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by Eddie Sayago
There is a chance that you have come across a song (or two, or so many more) that you enjoy and did not realize that it's either been covered by someone else or is a cover itself. We hope that this series allows you to appreciate both the original and the covers they have inspired, and to seek out and enjoy new music in the process.
In this entry, we pay homage to a very popular drinking song that has been on a very crazy journey, from the pen and paper of its songwriter to the top of the pop charts on two continents at two different times during the 1980s.
The cover we will discuss is a dance party compared to Neil Diamond’s depressing look at lost love.
The song, which was a minor but unmemorable single from the Just For You album, is full of heartbreak, as Neil sings about a woman who left him and he is all alone with his bottle of red wine. It almost sounds like he’s holding back tears in the first verse.
There is also a cover of “I’m A Believer” on Just For You, which he wrote and was recorded by The Monkees, scoring Diamond his first big payday and #1 hit as a songwriter.
At this point of his career, he was best known for writing hit songs for other artists, and Just For You would be a turning point. He performs the song on occasion, which is a crowd favorite, along with “Cherry, Cherry” and “Sweet Caroline.”
From the album Labour of Love (Virgin, 1983)
By the time “Red Red Wine” found its way into the lives of UB40, Diamond had written and recorded so many songs that the reggae band from Birmingham, England had no idea this heartbreaking ballad was penned by the “Sweet Caroline” crooner.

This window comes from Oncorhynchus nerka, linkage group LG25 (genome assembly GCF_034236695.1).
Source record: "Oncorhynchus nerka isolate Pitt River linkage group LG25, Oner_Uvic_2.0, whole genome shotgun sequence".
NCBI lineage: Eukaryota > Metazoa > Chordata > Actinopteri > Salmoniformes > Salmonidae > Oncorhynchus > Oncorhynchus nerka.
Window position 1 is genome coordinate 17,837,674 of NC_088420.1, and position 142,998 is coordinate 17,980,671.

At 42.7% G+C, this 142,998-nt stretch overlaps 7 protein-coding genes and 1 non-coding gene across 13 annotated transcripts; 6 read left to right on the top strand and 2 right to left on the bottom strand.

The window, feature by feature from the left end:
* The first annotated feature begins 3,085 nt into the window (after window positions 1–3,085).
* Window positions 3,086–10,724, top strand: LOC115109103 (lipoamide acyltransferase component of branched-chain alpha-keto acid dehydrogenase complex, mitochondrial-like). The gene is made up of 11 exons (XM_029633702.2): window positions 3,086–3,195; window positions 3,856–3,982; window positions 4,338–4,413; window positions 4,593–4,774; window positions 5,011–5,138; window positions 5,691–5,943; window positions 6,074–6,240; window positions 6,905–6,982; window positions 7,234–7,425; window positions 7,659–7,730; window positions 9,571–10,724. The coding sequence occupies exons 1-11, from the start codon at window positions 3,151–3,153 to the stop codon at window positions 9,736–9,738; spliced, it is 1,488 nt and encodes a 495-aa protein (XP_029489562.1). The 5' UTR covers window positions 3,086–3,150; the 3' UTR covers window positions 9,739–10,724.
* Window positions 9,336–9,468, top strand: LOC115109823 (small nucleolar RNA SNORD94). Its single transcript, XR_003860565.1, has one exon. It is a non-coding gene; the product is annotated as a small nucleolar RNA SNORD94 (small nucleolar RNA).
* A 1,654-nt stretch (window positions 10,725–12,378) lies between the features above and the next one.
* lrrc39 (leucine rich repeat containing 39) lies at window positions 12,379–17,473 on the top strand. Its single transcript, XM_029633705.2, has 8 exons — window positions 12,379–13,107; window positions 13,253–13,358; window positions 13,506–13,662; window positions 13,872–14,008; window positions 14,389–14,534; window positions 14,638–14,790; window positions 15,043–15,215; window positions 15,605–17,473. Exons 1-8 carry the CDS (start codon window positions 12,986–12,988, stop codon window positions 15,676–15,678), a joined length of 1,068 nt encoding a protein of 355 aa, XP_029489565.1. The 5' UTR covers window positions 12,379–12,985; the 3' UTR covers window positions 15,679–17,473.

They believed that Jamaican rocksteady singer Tony Tribe was the original creator with his cover released in 1969. (The late Astro thought the writing credit, N. Diamond, was another Jamaican.)
It was recorded and released in 1983, appearing on the all-covers album Labour of Love. UB40’s version was a big hit in the U.K, becoming their first #1 single. It would also hit #1 for one week in the U.S. in October 1988.
Earlier that year, a Phoenix radio director began playing an alternate version that featured Astro’s toast and other stations across the U.S. began playing this version.
“Red Red Wine” became the first reggae song to reach #1 on the Billboard Hot 100, a shocking feat considering how Bob Marley never had a single enter the Top 40 during his lifetime. (This goes to show you that charts don’t mean much in terms of influence and longevity amongst legends.)
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